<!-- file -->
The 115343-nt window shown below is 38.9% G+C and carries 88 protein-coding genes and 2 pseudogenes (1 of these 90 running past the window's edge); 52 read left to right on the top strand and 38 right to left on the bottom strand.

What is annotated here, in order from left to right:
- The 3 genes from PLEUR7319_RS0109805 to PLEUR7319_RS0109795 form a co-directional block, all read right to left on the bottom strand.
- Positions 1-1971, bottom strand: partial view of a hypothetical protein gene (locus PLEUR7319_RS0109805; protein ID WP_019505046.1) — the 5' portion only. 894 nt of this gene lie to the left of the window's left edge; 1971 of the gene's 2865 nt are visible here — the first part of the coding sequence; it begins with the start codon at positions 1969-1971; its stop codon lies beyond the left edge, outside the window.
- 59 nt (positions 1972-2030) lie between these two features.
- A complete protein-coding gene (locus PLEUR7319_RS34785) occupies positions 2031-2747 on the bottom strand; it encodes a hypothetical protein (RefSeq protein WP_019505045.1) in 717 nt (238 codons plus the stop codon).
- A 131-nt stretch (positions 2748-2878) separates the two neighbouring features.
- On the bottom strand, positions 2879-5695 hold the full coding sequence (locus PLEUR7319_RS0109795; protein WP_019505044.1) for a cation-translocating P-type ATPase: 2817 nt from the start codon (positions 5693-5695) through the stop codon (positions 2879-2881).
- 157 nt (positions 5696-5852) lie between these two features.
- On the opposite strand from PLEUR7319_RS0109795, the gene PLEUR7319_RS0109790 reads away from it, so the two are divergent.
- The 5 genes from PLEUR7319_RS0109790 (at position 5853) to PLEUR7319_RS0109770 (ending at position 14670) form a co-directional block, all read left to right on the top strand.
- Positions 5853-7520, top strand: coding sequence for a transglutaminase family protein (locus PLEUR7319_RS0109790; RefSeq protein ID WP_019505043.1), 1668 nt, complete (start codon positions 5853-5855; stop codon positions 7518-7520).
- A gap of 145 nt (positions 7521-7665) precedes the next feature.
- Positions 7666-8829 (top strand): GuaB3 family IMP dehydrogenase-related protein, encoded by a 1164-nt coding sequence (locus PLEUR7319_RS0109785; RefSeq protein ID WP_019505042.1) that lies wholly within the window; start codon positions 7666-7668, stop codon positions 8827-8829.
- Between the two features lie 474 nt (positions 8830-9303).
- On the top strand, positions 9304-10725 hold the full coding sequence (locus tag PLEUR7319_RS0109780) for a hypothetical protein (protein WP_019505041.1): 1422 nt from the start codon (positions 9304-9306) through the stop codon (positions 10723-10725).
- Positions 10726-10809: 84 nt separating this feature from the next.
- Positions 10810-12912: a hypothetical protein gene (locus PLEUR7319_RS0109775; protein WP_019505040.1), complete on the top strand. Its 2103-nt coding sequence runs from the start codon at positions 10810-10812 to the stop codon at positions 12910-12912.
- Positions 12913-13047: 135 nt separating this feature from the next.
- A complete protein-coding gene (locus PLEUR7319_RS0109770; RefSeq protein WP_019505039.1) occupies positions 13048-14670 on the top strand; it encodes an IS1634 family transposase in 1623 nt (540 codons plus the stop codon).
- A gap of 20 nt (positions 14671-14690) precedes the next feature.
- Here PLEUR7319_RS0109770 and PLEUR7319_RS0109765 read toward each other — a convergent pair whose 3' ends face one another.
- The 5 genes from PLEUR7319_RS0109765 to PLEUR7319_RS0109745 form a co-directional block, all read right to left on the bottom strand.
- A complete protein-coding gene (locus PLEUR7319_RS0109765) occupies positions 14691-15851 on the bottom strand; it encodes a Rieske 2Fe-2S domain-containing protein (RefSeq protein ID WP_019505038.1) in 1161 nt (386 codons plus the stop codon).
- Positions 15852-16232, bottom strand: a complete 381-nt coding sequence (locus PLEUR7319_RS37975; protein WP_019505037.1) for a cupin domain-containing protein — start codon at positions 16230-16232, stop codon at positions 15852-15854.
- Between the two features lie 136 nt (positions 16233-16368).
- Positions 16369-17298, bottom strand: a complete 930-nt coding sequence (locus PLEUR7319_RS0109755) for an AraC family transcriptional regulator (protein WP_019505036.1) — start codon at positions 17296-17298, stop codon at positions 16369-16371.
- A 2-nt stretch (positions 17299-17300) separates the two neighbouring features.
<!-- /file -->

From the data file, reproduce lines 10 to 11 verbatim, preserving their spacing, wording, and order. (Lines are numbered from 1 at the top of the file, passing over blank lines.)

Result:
- On the opposite strand from PLEUR7319_RS0109795, the gene PLEUR7319_RS0109790 reads away from it, so the two are divergent.
- The 5 genes from PLEUR7319_RS0109790 (at position 5853) to PLEUR7319_RS0109770 (ending at position 14670) form a co-directional block, all read left to right on the top strand.